Pets in college? Bad.

A college dog frowns, probably because he does not know how to do math or science and may consequently fail his courses. Photo courtesy of KatsDogs on YouTube. 

KATIE FREEMAN | CO-OPINION EDITOR | kmfreema@butler.edu

Early on during the summer, my house earned its nickname as “The Zoo” thanks to the cat and puppy that occupied it. Despite the fact that I owned neither of these animals, taking care of them consumed many of my days and probably put me at risk for high blood pressure. 

Eventually, the animals were temporarily relocated to loving, more capable homes, as my roommates and I collectively concluded that caring for pets as a college student was more trouble than it was worth — even for a squadron of six energetic girls. 

I am a strong proponent of the idea that there is a time and place for everything, and being in college is simply neither the ideal time nor place to adopt or buy a pet. Obtaining a higher education involves an unstable and ever-changing period of life wherein students are meant to figure out their own passions, goals and ultimately, a plan for the future. Many students are still baby-stepping through their first taste of adulthood and learning how to take care of themselves independently. To take responsibility for a pet that is likely to live over a decade is a bold decision for someone who is probably still on their parent’s health insurance. 

Now, I will not negate the joy a fuzzy friend brings to this campus. Having a pet can bring a lot of happiness, excitement and comfort — otherwise, emotional support animals would serve no purpose. I am also an advocate for students prioritizing their mental health, and I appreciate that our campus allows students access to such a resource.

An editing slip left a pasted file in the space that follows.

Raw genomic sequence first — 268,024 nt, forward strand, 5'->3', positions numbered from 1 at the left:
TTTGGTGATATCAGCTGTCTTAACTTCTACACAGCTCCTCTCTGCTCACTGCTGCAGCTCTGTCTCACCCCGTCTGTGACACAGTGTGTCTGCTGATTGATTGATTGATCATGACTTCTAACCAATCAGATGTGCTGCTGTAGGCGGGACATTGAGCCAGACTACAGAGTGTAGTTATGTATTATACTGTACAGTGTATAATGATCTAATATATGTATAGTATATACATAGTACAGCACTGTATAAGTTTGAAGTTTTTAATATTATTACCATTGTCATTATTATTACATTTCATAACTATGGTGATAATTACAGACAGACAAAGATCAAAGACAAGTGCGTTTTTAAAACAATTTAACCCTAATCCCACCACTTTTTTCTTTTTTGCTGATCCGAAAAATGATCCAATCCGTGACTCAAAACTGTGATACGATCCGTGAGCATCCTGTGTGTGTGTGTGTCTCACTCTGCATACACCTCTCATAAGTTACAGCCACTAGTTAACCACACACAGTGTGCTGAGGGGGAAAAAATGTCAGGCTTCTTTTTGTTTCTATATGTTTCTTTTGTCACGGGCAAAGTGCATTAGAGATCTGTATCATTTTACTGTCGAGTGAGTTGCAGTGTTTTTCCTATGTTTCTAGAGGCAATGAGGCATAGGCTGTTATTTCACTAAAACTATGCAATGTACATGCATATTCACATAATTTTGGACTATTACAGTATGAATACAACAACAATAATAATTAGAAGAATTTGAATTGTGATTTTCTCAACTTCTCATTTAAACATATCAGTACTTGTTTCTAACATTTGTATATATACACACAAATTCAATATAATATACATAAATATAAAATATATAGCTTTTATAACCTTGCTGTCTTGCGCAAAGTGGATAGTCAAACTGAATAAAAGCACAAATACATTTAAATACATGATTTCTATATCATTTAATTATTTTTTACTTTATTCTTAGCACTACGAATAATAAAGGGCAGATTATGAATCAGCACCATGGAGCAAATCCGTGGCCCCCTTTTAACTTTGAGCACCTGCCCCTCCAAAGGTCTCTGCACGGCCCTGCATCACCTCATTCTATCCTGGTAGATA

However, throughout the past several years I’ve spent on this campus, I have seen some students take advantage of Butler’s policy allowing for emotional support animals despite not legitimately qualifying for one. While the process is complicated, there are a myriad of loopholes, including having a roommate with a “documented disability” fill out application forms for a neurotypical roommate desiring to house a pet on campus. 

Sometimes, students don’t attempt to register their animals at all, instead opting to harbor a furry fugitive within their dorms or apartments — a decision that could land students a lofty fine of $50 a day and a potential visit from Animal Control.

Either way, students who bring pets to campus without a documented disability abuse the system, posing an inherent threat to those who truly need a legitimate emotional support animal. If enough unregistered pets are discovered on campus, who is to say that Butler would not consider revoking their emotional support animal policy entirely? 

By exploiting opportunities, people also put others at risk of suffering the consequences. Take, for example, the time I broke the playground rules by jumping off the swings and subsequently sprained my wrist. Fearing the wrath of elementary consequences, I lied and said I fell, causing the swingset to be removed for safety reasons. Total douchebag move on my end — one that illustrates how easily a person’s selfish actions can ruin something for everyone else. 

Would selfishly bringing an unauthorized pet to campus be worth the hassle? It’s unlikely.